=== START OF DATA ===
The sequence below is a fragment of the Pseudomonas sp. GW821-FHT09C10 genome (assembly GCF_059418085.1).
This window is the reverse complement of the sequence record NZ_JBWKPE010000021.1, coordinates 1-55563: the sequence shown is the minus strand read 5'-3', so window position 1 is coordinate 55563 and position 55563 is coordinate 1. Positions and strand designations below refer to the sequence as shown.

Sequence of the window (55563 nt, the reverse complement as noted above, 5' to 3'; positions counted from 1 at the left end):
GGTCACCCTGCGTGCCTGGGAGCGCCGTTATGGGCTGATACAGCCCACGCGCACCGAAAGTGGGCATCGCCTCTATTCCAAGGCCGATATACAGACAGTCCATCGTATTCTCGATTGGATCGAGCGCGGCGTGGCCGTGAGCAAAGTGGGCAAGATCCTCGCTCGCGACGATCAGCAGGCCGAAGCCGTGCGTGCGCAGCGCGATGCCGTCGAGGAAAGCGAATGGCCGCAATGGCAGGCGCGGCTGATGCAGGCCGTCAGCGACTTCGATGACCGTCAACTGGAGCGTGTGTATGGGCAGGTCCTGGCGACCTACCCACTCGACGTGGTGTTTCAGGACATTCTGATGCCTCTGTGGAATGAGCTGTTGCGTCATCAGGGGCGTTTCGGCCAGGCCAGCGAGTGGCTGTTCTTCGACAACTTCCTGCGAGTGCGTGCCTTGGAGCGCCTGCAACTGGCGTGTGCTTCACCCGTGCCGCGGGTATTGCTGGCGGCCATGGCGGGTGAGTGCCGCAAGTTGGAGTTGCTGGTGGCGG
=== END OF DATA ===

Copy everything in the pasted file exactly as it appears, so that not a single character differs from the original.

The sequence below is a fragment of the Pseudomonas sp. GW821-FHT09C10 genome (assembly GCF_059418085.1).
This window is the reverse complement of the sequence record NZ_JBWKPE010000021.1, coordinates 1-55563: the sequence shown is the minus strand read 5'-3', so window position 1 is coordinate 55563 and position 55563 is coordinate 1. Positions and strand designations below refer to the sequence as shown.

Sequence of the window (55563 nt, the reverse complement as noted above, 5' to 3'; positions counted from 1 at the left end):
GGTCACCCTGCGTGCCTGGGAGCGCCGTTATGGGCTGATACAGCCCACGCGCACCGAAAGTGGGCATCGCCTCTATTCCAAGGCCGATATACAGACAGTCCATCGTATTCTCGATTGGATCGAGCGCGGCGTGGCCGTGAGCAAAGTGGGCAAGATCCTCGCTCGCGACGATCAGCAGGCCGAAGCCGTGCGTGCGCAGCGCGATGCCGTCGAGGAAAGCGAATGGCCGCAATGGCAGGCGCGGCTGATGCAGGCCGTCAGCGACTTCGATGACCGTCAACTGGAGCGTGTGTATGGGCAGGTCCTGGCGACCTACCCACTCGACGTGGTGTTTCAGGACATTCTGATGCCTCTGTGGAATGAGCTGTTGCGTCATCAGGGGCGTTTCGGCCAGGCCAGCGAGTGGCTGTTCTTCGACAACTTCCTGCGAGTGCGTGCCTTGGAGCGCCTGCAACTGGCGTGTGCTTCACCCGTGCCGCGGGTATTGCTGGCGGCCATGGCGGGTGAGTGCCGCAAGTTGGAGTTGCTGGTGGCGG